SJU becomes one of ten Global CRS Campuses

Carolyn+Woo%2C+Ph.D.+came+to+speak+to+the+St.+John%27s+community+on+Nov.+28.

TORCH PHOTO/ARIANA ORTIZ

Carolyn Woo, Ph.D. came to speak to the St. John's community on Nov. 28.

Ariana Ortiz, Assistant News Editor

On Nov. 28, Carolyn Woo, Ph.D. gave a lecture entitled “Cry of the Earth and Cry of the Poor” at St. Thomas More Church to an audience of over fifty members of the St. John’s community, including President Conrado “Bobby” Gempesaw.

The event, a part of the University’s Academic Lecture Series, marks the recognition of the University as one of ten CRS Global Campuses, solidifying its status as a campus that “promotes global solidarity through an institutional partnership with CRS,” according to CRS’ official website.

“Thank you for the work that you and CRS have accomplished. At SJU, we are very grateful for the partnership,” said Gempesaw following the lecture.

Catholic Relief Services (CRS) is the national humanitarian agency of the Catholic community, founded by American Catholic Bishops during World War II. Its mission is to “assist impoverished and disadvantaged people overseas, working in the spirit of Catholic social teaching to promote the sacredness of human life and the dignity of the human person,” according to its official website. The organization has an active chapter of campus ambassadors at the University, established in 2014.

“This type of relationship [between the University and CRS], we are involved at every level; student, faculty … It only happens because people work at it, people are passionate about it,” Woo said.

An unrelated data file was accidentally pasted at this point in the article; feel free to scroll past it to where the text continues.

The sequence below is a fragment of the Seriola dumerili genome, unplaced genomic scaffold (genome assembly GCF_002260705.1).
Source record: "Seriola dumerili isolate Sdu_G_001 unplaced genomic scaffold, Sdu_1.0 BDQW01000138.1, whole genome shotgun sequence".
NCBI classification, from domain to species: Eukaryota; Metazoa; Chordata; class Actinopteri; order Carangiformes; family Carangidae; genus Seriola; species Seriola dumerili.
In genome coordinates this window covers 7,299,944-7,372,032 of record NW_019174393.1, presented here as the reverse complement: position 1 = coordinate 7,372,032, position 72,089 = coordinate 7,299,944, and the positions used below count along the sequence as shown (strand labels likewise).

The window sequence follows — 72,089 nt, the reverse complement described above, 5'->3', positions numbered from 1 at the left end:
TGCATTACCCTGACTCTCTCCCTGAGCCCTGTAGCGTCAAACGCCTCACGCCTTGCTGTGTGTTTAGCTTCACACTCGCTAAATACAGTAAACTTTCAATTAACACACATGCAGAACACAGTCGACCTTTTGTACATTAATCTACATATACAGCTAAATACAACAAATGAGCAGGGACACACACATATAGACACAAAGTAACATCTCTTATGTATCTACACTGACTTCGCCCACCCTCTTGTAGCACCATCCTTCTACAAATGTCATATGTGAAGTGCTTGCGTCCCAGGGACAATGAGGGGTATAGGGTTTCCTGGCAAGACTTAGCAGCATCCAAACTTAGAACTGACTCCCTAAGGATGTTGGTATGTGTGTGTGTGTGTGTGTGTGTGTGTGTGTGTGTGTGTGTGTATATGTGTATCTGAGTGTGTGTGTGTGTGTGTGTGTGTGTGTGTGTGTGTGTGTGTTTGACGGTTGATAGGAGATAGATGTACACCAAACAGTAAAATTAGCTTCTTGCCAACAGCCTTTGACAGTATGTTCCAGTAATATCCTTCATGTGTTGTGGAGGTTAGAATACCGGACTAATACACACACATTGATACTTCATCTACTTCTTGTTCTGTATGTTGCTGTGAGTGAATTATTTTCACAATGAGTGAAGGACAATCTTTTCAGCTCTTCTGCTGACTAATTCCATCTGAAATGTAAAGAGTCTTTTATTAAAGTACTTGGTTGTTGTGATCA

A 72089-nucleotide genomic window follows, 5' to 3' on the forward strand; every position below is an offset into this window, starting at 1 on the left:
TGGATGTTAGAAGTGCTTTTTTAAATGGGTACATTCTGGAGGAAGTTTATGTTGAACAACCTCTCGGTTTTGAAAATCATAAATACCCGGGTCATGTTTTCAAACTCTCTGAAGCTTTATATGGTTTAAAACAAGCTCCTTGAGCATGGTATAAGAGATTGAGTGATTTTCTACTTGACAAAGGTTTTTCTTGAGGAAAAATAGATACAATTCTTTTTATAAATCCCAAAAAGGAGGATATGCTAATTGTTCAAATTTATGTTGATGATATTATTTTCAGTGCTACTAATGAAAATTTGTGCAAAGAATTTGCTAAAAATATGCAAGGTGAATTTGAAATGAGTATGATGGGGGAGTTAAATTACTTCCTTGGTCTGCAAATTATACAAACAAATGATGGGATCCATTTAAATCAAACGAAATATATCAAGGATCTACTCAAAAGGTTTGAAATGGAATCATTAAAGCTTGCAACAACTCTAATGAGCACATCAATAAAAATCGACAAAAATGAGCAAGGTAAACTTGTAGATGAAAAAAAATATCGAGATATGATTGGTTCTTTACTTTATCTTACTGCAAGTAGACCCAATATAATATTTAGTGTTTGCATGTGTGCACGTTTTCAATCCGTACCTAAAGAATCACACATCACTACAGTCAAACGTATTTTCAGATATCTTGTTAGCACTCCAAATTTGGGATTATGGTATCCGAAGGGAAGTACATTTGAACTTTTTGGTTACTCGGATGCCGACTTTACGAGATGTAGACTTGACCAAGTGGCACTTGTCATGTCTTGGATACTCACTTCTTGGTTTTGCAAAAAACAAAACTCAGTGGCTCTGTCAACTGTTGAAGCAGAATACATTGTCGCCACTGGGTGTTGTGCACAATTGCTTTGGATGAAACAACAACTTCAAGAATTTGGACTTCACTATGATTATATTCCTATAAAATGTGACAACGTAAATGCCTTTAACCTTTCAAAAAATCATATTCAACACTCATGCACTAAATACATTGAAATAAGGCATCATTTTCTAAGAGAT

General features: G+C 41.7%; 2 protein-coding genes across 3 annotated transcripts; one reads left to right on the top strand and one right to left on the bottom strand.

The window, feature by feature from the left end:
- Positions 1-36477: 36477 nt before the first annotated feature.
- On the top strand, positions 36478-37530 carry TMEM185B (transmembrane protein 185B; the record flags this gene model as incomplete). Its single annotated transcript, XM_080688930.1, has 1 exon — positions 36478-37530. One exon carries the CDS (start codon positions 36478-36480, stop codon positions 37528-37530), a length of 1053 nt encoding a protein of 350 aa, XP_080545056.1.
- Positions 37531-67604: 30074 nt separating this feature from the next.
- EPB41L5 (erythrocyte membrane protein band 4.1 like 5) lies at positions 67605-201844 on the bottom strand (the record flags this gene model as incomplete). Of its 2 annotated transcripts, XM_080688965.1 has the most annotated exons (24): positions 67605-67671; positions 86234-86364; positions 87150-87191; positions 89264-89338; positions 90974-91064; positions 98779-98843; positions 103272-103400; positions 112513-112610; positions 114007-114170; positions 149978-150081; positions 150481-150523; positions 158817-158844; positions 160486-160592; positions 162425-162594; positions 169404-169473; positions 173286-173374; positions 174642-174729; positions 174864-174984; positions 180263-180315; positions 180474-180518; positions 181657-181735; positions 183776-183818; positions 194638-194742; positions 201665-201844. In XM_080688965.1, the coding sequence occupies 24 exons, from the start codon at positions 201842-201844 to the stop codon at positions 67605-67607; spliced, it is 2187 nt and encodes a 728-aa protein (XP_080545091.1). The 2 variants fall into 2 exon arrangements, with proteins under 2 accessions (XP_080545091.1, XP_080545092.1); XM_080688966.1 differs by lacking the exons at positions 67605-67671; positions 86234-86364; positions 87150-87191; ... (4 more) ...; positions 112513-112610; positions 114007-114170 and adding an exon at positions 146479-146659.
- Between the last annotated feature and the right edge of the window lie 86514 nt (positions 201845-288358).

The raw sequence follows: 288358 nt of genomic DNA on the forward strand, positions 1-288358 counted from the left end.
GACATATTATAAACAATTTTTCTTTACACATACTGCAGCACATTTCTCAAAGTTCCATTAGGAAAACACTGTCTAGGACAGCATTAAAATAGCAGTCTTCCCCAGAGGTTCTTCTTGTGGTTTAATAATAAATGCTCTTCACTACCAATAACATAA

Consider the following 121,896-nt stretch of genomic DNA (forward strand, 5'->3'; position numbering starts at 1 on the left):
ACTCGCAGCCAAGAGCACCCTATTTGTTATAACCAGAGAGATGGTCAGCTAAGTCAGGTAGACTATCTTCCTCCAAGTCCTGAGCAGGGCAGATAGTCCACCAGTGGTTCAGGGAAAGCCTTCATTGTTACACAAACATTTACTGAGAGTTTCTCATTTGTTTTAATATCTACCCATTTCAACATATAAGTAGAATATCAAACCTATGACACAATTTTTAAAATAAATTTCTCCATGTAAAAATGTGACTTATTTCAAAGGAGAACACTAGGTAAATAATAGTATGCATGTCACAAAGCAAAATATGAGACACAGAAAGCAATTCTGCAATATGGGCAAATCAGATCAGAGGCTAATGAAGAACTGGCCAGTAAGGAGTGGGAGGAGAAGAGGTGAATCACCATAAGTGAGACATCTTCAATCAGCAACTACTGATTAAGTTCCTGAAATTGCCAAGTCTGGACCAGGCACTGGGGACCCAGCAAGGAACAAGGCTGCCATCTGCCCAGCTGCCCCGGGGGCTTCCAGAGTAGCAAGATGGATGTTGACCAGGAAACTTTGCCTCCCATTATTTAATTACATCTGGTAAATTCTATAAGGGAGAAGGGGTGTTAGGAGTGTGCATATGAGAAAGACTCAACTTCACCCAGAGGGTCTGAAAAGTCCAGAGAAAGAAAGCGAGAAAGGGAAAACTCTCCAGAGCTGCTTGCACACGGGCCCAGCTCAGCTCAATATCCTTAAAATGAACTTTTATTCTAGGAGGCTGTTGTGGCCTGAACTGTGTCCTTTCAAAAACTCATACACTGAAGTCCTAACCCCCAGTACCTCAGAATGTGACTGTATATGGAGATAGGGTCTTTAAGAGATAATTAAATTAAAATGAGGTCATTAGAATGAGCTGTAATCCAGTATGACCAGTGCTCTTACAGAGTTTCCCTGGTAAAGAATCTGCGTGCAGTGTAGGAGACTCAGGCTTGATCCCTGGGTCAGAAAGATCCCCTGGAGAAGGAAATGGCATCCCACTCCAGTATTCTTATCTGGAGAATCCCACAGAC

Alexandra Willard, sophomore and vice-president of the University’s CRS chapter, expressed why she thinks that this is a big step for St. John’s.

“Now the campus as a whole is affiliated with CRS, it’s not just our club, it’s the whole campus,” Willard said. “We feel like [CRS] is fully behind us now, they support us and they recognize everything we’re doing,”

Woo, who is president and CEO of Catholic Relief Services (CRS), served from 1997-2011 as dean of the University of Notre Dame’s Mendoza College of Education. She began her work at CRS in 2004, serving on its board of directors until 2012. She was recently listed among Foreign Policy Magazine’s 500 most powerful people on the planet in 2013.

Woo began the lecture by speaking about CRS’ mission and its worldwide operations, noting that it has helped those in nations such as Afghanistan, Greece, Myanmar and Iraq.

“We work at individual, family, community levels. We try to build up their assets, healthcare, and financial capital,” Woo said, adding that every community’s situation calls for a unique approach in aid.

Woo covered two main issues in relation to poor communities: refugees and climate change.

To introduce each topic, Woo screened two short CRS-produced videos. She spoke about the importance of providing homes for refugees, emphasizing that half of the 65 million currently displaced people are children.

“If we handle this problem well, we will have the largest generation of peacebuilders,” Woo said. “If we just write them off, we will have the largest generation of displaced people.”

Woo said that while many are under the impression that educating these displaced children is not a priority, education is as important as providing shelter, food and water.

Woo then discussed the adverse effects of climate change, stating that those who suffer the most from changed weather patterns and dying crops are poor and vulnerable communities.

“In CRS, we have no debates about climate change, because we encounter it,” Woo said. “The cry of the earth and poor are generated by the same thing – human action.”

Matthew Callaghan, sophomore and business major, spoke about the impact Woo’s presentation had on him.

“I’ve been studying a lot of Catholic social teaching, and trying to get a better understanding of how we can see that in action actually in the real world,” Callaghan said.

He continued, “Catholic Relief Services is an organization that lives that out in its mission, and I liked being able to see how they achieve that and how they go about systemic justice instead of just treating the need.”